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MEMPHIS — The University of Tennessee will have a more international presence on its campuses and abroad by 2010, UT trustees were told Thursday.

UT President John W. Shumaker-s strategic initiatives call for increasing the number of Tennesseans studying abroad, enrolling more international students, diversifying income and expanding educational and business partnerships abroad.

“The best universities will be those that globalize,” Shumaker told the board. “Frankly, we are behind the curve, but we are moving quickly.”

Philip Scheurer, UT vice president for operations, said UT has a six-point plan to assure the university-s international prominence. Progress will be tracked on the “UT 2010 Scorecard.”

The first, Scheurer said, is to increase international enrollment from 1,416 last academic year to 2,000 by the end of the decade. By 2010, the scorecard goal for the number of UT students studying abroad is 1,200. In 2003, 425 UT students were involved in an international experience.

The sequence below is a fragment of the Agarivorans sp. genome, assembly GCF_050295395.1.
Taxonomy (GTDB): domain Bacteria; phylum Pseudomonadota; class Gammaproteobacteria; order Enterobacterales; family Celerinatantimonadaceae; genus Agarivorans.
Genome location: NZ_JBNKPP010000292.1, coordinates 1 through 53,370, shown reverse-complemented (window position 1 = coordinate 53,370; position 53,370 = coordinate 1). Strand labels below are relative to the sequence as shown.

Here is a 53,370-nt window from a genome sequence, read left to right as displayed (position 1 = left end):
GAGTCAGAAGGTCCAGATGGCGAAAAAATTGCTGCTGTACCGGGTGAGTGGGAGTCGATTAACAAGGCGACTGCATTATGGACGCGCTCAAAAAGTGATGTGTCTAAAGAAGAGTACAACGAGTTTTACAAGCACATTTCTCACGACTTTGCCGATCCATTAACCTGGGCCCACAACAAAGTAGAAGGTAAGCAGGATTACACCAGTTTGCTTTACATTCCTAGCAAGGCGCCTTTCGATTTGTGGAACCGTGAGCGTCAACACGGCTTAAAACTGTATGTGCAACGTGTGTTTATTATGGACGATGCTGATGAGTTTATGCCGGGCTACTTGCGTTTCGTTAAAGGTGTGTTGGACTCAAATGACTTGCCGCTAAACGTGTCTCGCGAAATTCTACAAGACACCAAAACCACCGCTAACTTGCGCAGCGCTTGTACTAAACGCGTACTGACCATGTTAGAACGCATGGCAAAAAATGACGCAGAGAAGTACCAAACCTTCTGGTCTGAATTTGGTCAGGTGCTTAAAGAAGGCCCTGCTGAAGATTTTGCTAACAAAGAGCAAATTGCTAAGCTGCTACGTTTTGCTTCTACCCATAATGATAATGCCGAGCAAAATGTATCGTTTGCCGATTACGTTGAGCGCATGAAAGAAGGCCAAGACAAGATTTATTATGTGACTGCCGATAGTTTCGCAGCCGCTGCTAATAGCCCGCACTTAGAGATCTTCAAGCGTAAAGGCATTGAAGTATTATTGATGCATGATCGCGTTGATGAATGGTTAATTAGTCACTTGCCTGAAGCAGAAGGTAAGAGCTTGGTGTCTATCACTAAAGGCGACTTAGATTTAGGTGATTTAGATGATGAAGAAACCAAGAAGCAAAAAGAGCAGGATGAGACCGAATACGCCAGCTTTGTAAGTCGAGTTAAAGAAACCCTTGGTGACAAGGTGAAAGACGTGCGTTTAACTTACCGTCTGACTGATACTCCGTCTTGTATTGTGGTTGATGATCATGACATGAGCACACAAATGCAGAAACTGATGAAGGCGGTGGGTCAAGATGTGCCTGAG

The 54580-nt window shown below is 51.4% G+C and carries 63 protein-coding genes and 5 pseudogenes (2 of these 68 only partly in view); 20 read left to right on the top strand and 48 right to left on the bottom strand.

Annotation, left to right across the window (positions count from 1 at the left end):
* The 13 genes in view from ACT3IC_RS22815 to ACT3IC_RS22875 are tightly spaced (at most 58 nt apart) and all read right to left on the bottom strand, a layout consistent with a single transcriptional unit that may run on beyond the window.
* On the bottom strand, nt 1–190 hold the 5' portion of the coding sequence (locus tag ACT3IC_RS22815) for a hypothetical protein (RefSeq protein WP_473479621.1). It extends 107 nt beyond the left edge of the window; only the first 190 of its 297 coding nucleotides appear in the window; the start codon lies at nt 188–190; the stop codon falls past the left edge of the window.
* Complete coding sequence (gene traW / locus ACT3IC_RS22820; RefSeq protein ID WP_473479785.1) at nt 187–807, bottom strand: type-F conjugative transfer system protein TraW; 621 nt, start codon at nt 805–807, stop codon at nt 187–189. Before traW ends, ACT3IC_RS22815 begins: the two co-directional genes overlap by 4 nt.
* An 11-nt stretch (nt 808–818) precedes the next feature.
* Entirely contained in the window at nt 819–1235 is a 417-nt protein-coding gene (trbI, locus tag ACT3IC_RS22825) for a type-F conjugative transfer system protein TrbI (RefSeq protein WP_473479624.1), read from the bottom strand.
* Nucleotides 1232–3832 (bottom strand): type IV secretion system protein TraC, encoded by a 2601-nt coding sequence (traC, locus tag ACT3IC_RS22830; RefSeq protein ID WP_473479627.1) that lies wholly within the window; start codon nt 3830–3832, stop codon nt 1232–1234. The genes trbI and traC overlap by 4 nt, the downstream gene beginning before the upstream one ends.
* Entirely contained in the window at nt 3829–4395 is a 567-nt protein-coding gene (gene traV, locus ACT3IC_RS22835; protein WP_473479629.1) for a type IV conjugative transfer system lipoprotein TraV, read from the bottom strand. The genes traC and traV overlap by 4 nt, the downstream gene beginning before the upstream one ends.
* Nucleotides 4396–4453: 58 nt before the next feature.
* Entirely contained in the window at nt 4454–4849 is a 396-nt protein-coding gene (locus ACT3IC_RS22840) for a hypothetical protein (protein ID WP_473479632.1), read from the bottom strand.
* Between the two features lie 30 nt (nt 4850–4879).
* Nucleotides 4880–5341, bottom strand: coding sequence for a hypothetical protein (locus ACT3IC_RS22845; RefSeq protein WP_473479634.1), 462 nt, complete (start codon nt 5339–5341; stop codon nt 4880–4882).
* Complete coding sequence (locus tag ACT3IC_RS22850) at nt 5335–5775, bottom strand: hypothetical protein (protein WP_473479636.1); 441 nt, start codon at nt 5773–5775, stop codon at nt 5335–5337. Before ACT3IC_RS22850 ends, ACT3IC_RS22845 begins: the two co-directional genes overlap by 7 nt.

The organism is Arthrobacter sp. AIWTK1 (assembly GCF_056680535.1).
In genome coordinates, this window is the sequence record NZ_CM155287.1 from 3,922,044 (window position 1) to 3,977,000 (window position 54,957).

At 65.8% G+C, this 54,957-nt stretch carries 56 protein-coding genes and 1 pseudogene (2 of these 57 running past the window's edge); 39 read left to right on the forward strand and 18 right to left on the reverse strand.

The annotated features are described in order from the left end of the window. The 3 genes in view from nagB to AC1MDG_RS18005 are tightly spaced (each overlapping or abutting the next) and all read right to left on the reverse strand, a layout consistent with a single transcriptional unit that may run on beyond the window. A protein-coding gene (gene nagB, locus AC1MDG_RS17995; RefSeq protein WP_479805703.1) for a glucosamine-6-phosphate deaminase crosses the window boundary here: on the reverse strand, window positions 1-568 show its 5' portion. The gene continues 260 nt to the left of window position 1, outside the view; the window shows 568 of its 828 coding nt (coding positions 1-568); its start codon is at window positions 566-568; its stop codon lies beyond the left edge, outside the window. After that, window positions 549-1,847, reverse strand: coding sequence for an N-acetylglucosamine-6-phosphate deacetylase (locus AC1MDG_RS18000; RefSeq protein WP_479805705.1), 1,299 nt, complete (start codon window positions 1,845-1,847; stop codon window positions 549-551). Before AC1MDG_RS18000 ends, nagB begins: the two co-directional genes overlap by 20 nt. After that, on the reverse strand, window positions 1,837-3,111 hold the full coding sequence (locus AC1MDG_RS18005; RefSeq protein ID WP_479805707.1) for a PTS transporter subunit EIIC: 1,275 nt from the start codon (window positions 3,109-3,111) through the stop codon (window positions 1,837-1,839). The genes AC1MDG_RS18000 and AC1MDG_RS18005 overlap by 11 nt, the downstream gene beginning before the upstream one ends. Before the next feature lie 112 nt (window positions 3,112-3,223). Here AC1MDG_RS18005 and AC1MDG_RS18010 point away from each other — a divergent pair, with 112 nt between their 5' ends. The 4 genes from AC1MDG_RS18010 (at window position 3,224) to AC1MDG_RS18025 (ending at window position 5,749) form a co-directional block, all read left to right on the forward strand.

“Students from other countries bring new perspectives to our campuses and broaden the perspective of our domestic students,” Scheurer said.

International programs provide a venue to showcase world-class academic programs and enable universities to contribute to the modernization of emerging countries, he said.

UT and the Singapore Institute of Management are exploring a partnership to take the university-s internationally acclaimed logistics and transportation program to that country.

A fifth reason for internationalization, Scheurer said, is the creation of a new revenue source for the institution.

“This initiative will require only a modest investment of university resources that will pay off in increased income for the university,” Shumaker said. “This will help diversify the university-s revenue base.

“Most of the funds for international programs will come from private sources, and the returns will be spent to benefit students and faculty who wish to study and work abroad.”

Scheurer said a sixth reason for expanding international programs is that they “contribute to a good university getting better.” Many of UT-s peer institutions already have educational programs in place in countries around the world.

In addition to the Singapore initiative, UT is exploring joint programs with China, Mexico, South Korea and Qatar.

UT was a founding member of the International Student Exchange Program, and it has linkage agreements with more than 50 educational institutions abroad. More than 100 Taiwanese residents have graduated from a UT master of business administration program that was offered in that country, Scheurer said.